What with all the cheap flights that are now available to the Indonesian island of Bali, more and more people are popping across for a short holiday of anything from a couple of days to a week. So what's the best way to spend a short break in Bali?
The simple answer is it depends ... on you.
Are you looking for a week-long laze on the beach with a bit of surfing thrown in or would you prefer bike riding and volcano climbing? You've no double heard of Eat, Pray, Love so perhaps a hideaway in the hills of Ubud with a generous dose of yoga thrown in would do the trick?
We're going to depart from our standard itinerary model and instead suggest a few different places for different kinds of people -- you can put the pieces together yourself.
Bali is bigger than you may think and the generally poor standard of roads -- and the heavy traffic in the south -- makes the going even more time consuming than it should be. This means that while it is possible to get around by the local transport system (bemos) in practice most people tend to get around by hire car or taxi.
We'd say with a week, pick three spots at the most as you'll otherwise be spending too much of your time in transport, packing and unpacking.
Here are some of the main destinations in Bali you might be looking to fit in to your week-long stay. Remember: no more than three!
This is the heart of the south Bali beach set. Kuta and Legian are the most crass, migrating to something slightly more upmarket in Seminyak. Think an oversupply of bars and restaurants, some really quite good, some awful. Similarly awful are the touts and dodgy characters. On the plus side, especially in Kuta you'll find some very affordable beds (and beers), and the beach, when clean, is quite good for learning to surf on. If you're young (or young at heart) and like to party, this is where all the action is. Beyond Seminyak lies Canggu, once all paddy, now filling with high-walled private villas which are often (illegally) available for rent.
The teardrop shaped sandstone rise at the southern tip of Bali is home to some of its best beaches. Balangan, Padang Padang, Bingin and Uluwatu are just the better known of some classic Bali breaks. Most beaches have a good range of budget beds, but bear in mind you'll be a long way from the party at Kuta/Legian. Many choose to stay at the latter, commuting for the waves by motorbike.
This is Bali's five-star bubble. When Obama comes to hang out in Bali and meet with other world leaders, this is where he stays. Think five-star resorts with six-star food and drink prices. Like the rest of the Bukit, you're quite isolated here and while the hotels can seem affordable for the standard, they'll kill you on F&B. Nusa Dua is popular with families due to its calm waters and self-contained resorts, but as independent travellers, this is not somewhere we'd put near the top of our list.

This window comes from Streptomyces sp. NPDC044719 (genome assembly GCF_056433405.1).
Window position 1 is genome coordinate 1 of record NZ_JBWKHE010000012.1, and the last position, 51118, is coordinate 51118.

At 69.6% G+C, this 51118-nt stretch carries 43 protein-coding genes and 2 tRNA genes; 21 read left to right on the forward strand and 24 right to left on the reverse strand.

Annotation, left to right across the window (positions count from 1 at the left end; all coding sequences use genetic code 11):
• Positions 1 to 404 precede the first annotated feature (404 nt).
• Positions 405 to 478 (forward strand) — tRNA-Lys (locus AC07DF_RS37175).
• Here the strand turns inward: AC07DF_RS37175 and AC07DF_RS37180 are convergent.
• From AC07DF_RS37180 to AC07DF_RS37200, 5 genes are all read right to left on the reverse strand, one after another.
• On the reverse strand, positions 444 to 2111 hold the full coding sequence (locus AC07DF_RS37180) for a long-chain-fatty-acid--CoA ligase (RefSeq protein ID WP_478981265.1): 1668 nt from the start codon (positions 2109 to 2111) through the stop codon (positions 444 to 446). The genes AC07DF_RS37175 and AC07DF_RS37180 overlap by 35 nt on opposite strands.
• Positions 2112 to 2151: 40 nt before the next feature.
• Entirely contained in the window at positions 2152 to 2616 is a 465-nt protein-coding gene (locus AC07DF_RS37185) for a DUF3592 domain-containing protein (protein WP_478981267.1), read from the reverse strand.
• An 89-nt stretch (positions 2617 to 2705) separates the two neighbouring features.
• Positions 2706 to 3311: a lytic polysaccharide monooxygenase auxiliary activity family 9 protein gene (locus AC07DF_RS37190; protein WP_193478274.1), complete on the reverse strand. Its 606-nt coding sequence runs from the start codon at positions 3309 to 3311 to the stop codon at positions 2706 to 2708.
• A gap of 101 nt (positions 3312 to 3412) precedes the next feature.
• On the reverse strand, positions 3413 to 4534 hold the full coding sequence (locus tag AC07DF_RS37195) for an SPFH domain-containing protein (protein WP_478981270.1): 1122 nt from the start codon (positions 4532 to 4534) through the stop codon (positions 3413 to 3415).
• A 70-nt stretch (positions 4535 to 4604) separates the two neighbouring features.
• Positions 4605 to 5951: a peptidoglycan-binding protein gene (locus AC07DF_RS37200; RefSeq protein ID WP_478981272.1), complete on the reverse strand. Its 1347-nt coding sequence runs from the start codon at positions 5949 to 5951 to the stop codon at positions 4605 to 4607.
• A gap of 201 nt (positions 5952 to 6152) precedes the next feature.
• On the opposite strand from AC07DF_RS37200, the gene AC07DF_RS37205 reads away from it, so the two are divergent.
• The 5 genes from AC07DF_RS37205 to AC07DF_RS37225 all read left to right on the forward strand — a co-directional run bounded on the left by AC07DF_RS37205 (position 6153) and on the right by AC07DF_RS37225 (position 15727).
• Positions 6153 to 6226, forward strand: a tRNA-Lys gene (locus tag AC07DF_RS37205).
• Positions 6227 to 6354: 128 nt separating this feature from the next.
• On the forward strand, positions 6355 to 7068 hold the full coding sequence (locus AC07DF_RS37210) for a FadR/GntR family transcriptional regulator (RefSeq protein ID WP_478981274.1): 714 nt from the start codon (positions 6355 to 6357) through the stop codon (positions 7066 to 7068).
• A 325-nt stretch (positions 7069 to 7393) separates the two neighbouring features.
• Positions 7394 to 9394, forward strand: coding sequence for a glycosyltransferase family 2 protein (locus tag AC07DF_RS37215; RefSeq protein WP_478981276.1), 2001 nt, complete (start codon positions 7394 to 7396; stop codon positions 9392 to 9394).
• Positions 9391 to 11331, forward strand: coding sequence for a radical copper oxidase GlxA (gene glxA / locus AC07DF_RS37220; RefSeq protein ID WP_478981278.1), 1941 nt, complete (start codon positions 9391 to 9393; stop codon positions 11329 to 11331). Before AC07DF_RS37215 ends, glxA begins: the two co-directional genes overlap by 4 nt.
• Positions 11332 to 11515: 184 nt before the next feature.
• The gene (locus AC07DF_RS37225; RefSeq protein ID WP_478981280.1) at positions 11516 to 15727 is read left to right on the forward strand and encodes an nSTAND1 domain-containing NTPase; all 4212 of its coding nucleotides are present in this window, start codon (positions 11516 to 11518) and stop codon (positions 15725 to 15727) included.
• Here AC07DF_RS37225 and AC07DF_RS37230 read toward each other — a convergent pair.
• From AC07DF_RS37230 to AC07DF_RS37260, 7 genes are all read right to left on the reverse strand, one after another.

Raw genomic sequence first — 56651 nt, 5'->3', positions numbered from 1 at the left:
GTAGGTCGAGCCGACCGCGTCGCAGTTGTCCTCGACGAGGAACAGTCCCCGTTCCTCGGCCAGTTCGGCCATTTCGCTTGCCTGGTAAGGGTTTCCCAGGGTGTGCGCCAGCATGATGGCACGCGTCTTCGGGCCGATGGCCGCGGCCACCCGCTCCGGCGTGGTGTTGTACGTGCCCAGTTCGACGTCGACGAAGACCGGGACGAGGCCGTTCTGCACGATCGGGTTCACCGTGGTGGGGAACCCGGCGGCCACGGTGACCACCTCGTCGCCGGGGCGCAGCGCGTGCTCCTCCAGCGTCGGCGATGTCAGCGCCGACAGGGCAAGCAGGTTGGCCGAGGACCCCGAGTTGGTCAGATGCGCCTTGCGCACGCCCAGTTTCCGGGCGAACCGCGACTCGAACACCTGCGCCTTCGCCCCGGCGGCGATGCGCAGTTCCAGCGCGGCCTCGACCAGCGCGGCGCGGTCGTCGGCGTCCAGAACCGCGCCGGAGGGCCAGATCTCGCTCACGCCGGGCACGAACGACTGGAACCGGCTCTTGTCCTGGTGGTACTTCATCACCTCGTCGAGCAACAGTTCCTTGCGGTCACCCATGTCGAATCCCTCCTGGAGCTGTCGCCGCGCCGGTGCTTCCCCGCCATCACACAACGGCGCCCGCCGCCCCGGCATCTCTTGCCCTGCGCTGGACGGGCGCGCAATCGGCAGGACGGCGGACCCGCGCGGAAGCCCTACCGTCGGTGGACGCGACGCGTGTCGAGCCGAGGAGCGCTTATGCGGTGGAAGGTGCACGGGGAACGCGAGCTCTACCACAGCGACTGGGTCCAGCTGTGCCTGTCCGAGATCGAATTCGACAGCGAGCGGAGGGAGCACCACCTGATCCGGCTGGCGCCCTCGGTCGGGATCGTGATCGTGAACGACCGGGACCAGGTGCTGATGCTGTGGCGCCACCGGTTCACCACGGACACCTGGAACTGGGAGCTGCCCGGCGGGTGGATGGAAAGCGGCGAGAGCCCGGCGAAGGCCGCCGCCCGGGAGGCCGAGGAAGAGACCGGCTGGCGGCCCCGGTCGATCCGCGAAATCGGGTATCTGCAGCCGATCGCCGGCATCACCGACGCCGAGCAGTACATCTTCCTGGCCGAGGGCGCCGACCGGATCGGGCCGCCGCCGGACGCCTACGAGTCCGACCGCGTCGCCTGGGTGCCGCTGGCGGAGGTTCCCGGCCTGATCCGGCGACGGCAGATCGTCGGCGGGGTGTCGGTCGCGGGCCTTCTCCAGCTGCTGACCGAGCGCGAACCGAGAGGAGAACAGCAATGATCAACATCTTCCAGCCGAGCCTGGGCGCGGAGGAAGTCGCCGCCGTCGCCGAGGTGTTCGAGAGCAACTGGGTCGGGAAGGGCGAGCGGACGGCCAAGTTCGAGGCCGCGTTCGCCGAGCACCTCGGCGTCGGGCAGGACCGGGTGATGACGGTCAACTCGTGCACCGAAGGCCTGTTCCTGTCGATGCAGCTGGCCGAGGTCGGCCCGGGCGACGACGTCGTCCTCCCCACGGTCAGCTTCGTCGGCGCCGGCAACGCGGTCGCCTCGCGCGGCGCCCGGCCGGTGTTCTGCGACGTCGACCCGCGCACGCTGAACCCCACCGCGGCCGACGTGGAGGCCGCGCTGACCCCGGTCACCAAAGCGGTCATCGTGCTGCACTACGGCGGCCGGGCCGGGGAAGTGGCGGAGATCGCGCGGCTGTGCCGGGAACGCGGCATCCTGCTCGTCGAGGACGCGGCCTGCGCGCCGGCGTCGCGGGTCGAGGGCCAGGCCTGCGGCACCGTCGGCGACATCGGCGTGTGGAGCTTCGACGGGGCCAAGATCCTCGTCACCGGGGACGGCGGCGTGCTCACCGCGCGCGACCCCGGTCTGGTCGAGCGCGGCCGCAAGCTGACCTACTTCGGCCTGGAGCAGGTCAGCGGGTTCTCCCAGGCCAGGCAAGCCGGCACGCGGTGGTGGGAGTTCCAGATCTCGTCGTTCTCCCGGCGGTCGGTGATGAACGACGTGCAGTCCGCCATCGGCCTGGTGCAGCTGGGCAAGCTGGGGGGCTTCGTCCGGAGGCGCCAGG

Ubud is struggling with its popularity. The traffic is terrible, touts worse and the beautiful rice paddies are slowly being paved over for yet more hotels and resorts. It retains a charm and sublime beauty once you're off the main streets. It's popular with new agers, yogis, outdoors types and those trying to discover their inner selves with a yoga mat under one arm and a copy of EPL under the other. The town goes to bed early and is known more for its organic food than its party scene. If you're looking for the scenery without the touts and hordes, consider either Sideman (midway between Ubud and Candi Dasa) or Munduk (halfway from Ubud to Pemuteran).
Sanur and Candi Dasa
Both are old school family beach resort areas. Sanur has a good offshore reef break, Candi Dasa some good snorkelling. Neither's beaches are lovely -- Candi Dasa has next to no beach left. Prices are moderate and both can serve as good bases to visit outlying sites. Think: slow couple of days with the family.
Amed and Lovina
North Bali has no surf to speak of. Amed is well regarded for snorkelling and its laidback vibe, Lovina for its dolphins and incredibly persistent touts. The hinterland behind both are beautiful. Both are best with your own transport and Amed has by far the better beaches.